Indexed on: 23 Nov '19Published on: 22 Nov '19Published in: Soft Robotics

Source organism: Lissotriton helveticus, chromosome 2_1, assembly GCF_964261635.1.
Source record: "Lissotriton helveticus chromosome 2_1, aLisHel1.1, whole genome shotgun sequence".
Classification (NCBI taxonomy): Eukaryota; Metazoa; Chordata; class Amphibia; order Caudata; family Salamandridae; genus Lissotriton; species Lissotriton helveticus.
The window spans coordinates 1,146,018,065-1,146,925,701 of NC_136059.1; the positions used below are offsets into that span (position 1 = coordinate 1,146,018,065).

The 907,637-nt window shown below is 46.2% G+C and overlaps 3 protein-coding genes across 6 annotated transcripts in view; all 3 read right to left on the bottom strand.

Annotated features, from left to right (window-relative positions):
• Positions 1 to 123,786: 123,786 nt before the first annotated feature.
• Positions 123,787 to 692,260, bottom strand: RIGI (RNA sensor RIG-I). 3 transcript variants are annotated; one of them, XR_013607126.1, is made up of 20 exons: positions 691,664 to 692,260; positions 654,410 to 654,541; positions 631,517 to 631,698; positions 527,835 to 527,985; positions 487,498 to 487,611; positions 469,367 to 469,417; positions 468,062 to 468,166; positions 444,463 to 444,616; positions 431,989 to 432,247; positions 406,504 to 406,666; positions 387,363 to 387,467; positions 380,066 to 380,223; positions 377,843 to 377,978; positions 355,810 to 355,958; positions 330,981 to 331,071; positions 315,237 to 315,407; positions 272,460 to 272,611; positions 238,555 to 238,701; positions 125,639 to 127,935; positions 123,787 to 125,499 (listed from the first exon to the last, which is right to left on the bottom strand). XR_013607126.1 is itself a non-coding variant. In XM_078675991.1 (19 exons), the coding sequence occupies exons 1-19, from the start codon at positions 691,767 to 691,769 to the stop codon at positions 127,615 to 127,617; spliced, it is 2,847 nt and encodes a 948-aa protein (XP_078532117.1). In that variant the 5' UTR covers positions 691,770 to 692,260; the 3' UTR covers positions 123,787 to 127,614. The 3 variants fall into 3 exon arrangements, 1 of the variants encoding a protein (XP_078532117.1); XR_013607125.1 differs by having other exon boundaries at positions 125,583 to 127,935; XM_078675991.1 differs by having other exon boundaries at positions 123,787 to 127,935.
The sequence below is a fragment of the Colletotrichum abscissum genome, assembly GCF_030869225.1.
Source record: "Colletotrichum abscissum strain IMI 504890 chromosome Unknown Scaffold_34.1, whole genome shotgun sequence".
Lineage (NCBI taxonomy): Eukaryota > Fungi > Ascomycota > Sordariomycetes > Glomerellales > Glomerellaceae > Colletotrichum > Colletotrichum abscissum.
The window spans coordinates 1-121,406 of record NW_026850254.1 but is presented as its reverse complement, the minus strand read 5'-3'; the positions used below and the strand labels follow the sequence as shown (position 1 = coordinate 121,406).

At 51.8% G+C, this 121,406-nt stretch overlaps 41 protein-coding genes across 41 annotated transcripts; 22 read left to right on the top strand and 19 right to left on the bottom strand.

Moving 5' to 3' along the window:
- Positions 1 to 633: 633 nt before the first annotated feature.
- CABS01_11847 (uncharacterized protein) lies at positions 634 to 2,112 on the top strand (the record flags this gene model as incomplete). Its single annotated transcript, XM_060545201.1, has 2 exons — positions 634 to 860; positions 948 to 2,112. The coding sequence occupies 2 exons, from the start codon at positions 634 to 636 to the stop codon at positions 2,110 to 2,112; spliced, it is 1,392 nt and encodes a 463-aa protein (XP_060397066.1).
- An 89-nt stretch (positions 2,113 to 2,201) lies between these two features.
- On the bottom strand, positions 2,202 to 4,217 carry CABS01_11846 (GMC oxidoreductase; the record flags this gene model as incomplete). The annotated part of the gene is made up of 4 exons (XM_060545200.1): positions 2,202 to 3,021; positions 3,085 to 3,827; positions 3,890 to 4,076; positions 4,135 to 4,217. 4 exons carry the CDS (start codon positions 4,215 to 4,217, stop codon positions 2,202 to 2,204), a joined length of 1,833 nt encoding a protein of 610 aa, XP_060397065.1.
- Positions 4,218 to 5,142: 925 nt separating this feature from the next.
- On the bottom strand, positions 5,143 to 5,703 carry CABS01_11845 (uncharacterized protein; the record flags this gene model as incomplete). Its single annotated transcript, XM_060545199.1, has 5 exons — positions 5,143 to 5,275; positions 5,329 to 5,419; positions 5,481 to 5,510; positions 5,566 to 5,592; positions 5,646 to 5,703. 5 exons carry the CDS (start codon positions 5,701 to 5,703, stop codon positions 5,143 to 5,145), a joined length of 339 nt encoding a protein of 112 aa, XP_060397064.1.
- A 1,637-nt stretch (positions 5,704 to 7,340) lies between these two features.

This work described a bioinspired soft robotic finger with variable bending length to conform objects with different sizes by means of selectively varying the structural stiffness of its segments. The basic design is a shape memory alloy-based soft actuator with embedded stiffness-varying structures serving as modifiable endoskeletons. The stiffness-varying structure is composed of shape memory polymer (SMP) embedded with Nichrome (Ni-Cr) wires as heating elements. Joule heating of SMP through Ni-Cr wire inducing its phase change from the glassy state to the rubbery state enables the actuator structure change from the stiff state ( = 125.65 MPa) to the compliant state ( = 3.33 MPa). The Ni-Cr wire was designed with multiple solder tabs to enable the SMP that can be heated segmentally leading to the stiffness reduction of desired segments of finger to obtain different bendable lengths. A finger with three segments was fabricated, and its deformation and actuation force were measured based on different bendable lengths. A gripper was then assembled using two identical fingers where the angle between them can be manually adjusted. The angles for the two fingers with specific bending length were determined to enable them to form a closed configuration when maximum bending is reached. The grasping force of the gripper was then measured, and it was used to grip different objects. Results show that the performance of the gripper in gripping the size and weight of the object was markedly improved compared with the gripper that cannot vary its gripping length.